Cleats of many nations now rooted in Georgia clay

Despite claims on the center’s website, this is not America’s most densely populated square mile—the honor likely goes to a section of Manhattan’s Upper East Side, with an estimated figure of 150,000. Yet small flats with extended families—we met one boy who is living with 11 family members—create densities well above the American norm. The town is among the nation’s most diverse. The influx of refugees since the 1980s has remade Clarkston’s housing, schools, businesses, foodways and places of worship (see Warren St. John, “The World Comes to Georgia, and an Old Church Adapts,” New York Times, 22 Sept 07).

Which brings us back to soccer.

Organizers of the MLK event said hundreds of schoolchildren were still isolated within apartments, even with the flush of publicity and cash for the locally based Fugees program—which, with corporate support, provides tutoring and manages four boys’ select refugee teams and a girls’ side. The Clarkston center aims its programming at both “long-standing residents and newcomers” to acknowledge the resentment that O’Kelley says refugees face from non-refugee residents in Clarkston. It has partnered with Decatur-DeKalb YMCA—historically an advocate for girls’ and minority soccer—the nearby International Community School and Atlanta-based Soccer in the Streets (10 Jul 07) to create and supervise a soccer park, where gridiron footballers once attacked the blocking sleds. O’Kelley says:

We’ve all been concerned about so many kids with so little to do in the community. I’ve got a soccer field. We’re all interested in promoting soccer—it’s an international sport. So the question has been, How can we make it happen? How can we make it so that it’s sustainable? You’ve got a low-income community. We don’t have a lot of soccer moms to make it happen so we need each other to try to figure this thing out.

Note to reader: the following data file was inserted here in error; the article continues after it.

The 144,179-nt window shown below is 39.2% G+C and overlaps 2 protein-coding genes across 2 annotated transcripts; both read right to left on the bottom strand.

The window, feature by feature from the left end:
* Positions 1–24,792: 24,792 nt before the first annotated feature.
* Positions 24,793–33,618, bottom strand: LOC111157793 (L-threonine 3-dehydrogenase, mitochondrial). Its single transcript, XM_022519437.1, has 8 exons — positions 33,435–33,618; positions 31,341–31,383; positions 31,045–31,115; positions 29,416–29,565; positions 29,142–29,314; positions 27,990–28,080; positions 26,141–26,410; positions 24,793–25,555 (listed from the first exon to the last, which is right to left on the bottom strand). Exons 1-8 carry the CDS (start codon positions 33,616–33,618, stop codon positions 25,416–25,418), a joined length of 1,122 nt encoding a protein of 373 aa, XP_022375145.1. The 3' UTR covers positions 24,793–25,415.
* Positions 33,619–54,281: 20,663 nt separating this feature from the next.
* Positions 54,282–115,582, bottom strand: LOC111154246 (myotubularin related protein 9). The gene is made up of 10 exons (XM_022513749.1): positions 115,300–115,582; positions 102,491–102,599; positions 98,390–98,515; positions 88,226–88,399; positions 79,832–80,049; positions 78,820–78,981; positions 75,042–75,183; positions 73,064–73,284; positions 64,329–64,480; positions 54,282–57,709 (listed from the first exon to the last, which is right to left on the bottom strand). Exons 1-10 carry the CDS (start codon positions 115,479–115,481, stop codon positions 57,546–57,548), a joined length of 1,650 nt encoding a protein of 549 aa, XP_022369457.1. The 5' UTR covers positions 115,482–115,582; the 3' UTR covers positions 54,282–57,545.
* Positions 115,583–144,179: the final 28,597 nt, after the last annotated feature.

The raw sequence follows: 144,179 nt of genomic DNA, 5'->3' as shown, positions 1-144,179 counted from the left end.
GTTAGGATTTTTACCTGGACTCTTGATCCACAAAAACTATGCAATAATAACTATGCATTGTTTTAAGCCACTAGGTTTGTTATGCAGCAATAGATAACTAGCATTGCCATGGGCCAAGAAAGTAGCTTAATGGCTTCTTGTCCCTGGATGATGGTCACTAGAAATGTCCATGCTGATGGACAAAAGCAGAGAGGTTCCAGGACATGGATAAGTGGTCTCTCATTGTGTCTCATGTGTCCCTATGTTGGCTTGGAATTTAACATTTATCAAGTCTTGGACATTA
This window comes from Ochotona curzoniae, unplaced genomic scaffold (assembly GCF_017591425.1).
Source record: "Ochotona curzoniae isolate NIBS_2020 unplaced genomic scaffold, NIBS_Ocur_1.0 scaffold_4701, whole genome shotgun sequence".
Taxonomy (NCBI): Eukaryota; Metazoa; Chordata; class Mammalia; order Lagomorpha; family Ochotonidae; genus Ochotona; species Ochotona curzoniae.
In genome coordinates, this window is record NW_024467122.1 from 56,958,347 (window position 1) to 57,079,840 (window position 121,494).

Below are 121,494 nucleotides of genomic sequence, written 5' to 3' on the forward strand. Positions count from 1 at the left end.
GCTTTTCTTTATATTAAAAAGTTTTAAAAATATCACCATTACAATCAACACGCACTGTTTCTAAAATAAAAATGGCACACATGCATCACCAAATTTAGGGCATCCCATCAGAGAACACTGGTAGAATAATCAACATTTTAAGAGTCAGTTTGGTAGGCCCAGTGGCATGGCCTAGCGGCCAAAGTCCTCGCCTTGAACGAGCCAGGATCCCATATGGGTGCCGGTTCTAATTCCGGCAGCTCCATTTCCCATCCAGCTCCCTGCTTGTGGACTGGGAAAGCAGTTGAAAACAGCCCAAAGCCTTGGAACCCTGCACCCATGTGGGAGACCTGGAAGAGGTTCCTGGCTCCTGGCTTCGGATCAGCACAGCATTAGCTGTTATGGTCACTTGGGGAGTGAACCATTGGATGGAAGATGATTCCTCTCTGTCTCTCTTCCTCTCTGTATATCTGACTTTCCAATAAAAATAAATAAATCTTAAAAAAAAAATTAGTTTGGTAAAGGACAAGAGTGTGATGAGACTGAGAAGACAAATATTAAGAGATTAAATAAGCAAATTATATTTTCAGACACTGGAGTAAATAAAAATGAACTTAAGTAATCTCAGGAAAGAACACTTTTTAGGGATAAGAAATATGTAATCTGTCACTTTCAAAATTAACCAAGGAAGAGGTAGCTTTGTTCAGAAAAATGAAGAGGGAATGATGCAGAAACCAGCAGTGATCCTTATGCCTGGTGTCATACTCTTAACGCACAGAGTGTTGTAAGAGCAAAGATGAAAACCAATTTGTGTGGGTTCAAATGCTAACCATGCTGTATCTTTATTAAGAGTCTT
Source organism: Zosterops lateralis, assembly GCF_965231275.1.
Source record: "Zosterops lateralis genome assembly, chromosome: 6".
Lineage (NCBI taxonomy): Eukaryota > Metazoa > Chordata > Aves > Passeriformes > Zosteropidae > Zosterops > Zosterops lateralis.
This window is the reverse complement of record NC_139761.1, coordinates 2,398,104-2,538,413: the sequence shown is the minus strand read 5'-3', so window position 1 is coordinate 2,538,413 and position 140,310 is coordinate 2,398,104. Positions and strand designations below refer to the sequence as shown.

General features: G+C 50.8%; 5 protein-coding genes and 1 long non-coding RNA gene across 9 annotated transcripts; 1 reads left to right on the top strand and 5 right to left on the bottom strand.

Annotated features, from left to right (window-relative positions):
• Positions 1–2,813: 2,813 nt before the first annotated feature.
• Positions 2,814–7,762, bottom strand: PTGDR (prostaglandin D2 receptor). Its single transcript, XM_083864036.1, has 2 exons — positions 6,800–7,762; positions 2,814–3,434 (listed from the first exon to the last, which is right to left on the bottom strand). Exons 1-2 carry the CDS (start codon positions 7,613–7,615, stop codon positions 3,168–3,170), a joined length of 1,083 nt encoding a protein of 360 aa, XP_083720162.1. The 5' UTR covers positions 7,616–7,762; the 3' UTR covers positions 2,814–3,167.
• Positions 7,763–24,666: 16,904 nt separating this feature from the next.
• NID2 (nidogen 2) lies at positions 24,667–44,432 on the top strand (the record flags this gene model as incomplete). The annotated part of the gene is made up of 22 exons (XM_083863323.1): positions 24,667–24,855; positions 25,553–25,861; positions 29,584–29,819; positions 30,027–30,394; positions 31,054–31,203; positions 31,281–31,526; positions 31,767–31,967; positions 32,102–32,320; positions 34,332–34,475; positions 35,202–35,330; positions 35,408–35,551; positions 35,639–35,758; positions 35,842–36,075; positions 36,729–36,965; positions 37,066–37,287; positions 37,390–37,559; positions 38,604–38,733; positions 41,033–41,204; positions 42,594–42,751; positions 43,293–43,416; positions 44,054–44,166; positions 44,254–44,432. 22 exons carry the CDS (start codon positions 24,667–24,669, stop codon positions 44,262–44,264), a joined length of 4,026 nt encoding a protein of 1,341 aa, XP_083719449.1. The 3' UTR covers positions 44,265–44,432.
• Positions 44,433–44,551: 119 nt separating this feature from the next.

Community tensions and language barriers add to cultural isolation. Kids who love soccer also encounter the bane of pickup soccer players across America: lack of open, non-dedicated play space and resistance in some quarters to creating and maintaining public pitches. The cultural barrier to soccer can come across in subtle ways. A newspaper article in 2007 poignantly described recently arrived families from Burma trying to juggle American footballs included in their resettlement packages (“Myanmar Refugees Find Freedom in Atlanta,” Atlanta Journal-Constitution, 24 Oct 07; not available online).

With manpower from nonprofit playground builder KaBoom!, the Clarkston center’s field in November was sodded with Bermuda grass. This followed years of the pitch being underused due to shortage of adult leadership—the would-be “soccer moms” in the area are all working. Although the grass was brown and the seams had not joined, kids on MLK Day raced about in a series of five-on-five matches and scrimmages.

Community celebrity Bill Clinton Hadam was playing, too. A 20-person team of Christian Science Monitor journalists, photographers, videographers, designers, researchers, translators and sub-editors, but mainly reporter Mary Wiltenburg, has been charting his school life and cultural adjustment since May 08. Born in the Congo not long after the U.S. Senate voted articles of impeachment against President Clinton in Feb 1999, Bill Clinton was named by his father, Hassan. According to the Monitor microsite, the name is to “remind him that even a big man can have big problems.”

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